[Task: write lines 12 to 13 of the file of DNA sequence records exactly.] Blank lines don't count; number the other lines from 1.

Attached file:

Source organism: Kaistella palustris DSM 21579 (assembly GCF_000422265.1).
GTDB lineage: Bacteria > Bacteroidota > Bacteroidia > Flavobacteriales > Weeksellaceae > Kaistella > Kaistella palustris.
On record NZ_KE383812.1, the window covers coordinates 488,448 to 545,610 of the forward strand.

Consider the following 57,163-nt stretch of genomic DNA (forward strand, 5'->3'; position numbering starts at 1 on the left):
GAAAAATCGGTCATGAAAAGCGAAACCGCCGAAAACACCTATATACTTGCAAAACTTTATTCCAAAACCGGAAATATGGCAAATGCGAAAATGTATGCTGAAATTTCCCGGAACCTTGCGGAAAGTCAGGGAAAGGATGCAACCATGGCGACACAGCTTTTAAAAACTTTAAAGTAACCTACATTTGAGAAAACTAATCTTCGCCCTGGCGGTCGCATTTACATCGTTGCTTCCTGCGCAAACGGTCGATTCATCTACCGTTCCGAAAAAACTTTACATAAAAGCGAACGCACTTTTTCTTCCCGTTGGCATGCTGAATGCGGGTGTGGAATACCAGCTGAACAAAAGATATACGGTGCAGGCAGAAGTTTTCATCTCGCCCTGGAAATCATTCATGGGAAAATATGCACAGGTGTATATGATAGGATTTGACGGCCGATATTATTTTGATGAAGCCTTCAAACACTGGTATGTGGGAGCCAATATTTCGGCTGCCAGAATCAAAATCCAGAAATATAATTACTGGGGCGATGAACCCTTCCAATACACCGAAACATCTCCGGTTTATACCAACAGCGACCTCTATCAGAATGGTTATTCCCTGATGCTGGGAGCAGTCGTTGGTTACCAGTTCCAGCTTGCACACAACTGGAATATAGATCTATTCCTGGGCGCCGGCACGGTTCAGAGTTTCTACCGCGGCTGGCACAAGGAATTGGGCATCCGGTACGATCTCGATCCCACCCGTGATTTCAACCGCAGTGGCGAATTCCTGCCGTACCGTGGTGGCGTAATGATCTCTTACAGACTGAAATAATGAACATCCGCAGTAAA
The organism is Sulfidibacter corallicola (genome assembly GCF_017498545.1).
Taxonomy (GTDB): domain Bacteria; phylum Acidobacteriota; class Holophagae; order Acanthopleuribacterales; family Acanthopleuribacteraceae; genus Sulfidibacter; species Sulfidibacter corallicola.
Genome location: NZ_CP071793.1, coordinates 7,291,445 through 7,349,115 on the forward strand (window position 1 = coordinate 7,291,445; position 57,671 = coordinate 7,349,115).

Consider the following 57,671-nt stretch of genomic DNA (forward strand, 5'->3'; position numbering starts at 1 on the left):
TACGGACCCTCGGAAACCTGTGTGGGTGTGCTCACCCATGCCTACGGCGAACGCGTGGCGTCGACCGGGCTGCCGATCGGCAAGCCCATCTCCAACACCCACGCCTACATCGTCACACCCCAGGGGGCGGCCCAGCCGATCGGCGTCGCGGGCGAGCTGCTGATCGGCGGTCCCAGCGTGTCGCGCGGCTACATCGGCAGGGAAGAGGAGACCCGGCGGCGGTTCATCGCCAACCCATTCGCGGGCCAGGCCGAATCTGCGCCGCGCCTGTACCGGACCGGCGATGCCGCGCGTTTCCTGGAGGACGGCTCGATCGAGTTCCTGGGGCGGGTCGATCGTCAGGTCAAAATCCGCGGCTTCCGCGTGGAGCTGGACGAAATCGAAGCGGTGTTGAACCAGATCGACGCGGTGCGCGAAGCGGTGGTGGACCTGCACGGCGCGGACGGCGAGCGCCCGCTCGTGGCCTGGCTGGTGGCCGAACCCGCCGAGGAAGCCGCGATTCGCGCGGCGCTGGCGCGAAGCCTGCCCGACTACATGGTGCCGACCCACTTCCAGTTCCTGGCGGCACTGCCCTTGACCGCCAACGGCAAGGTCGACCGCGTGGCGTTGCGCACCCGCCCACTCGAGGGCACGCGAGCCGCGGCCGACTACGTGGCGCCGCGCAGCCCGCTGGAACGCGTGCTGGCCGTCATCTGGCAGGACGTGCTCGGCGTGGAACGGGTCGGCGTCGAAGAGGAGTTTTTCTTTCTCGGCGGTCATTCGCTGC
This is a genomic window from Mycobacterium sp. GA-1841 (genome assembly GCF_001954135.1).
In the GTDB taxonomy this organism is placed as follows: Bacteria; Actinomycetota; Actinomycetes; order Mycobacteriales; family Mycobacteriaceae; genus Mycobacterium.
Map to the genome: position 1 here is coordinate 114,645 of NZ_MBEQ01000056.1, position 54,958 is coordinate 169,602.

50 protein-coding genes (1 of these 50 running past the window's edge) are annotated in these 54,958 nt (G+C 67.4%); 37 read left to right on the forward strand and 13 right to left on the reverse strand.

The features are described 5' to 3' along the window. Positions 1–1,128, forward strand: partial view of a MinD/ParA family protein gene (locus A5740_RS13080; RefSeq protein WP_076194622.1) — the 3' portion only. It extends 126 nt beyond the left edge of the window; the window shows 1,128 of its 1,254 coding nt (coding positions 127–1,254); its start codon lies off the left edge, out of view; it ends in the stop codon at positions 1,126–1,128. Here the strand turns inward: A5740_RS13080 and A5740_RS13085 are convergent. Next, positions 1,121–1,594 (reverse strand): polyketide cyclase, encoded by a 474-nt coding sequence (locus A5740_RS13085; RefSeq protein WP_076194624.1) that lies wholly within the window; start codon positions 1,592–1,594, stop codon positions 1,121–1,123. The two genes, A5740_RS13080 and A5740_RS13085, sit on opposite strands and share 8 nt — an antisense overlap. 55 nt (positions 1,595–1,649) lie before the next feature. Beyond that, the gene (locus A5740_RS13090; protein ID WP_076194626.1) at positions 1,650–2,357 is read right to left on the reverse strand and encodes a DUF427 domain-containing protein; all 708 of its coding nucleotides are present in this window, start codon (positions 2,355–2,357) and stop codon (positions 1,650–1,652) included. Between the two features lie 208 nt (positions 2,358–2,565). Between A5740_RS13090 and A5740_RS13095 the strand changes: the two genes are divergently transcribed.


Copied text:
In the GTDB taxonomy this organism is placed as follows: Bacteria; Actinomycetota; Actinomycetes; order Mycobacteriales; family Mycobacteriaceae; genus Mycobacterium.
Map to the genome: position 1 here is coordinate 114,645 of NZ_MBEQ01000056.1, position 54,958 is coordinate 169,602.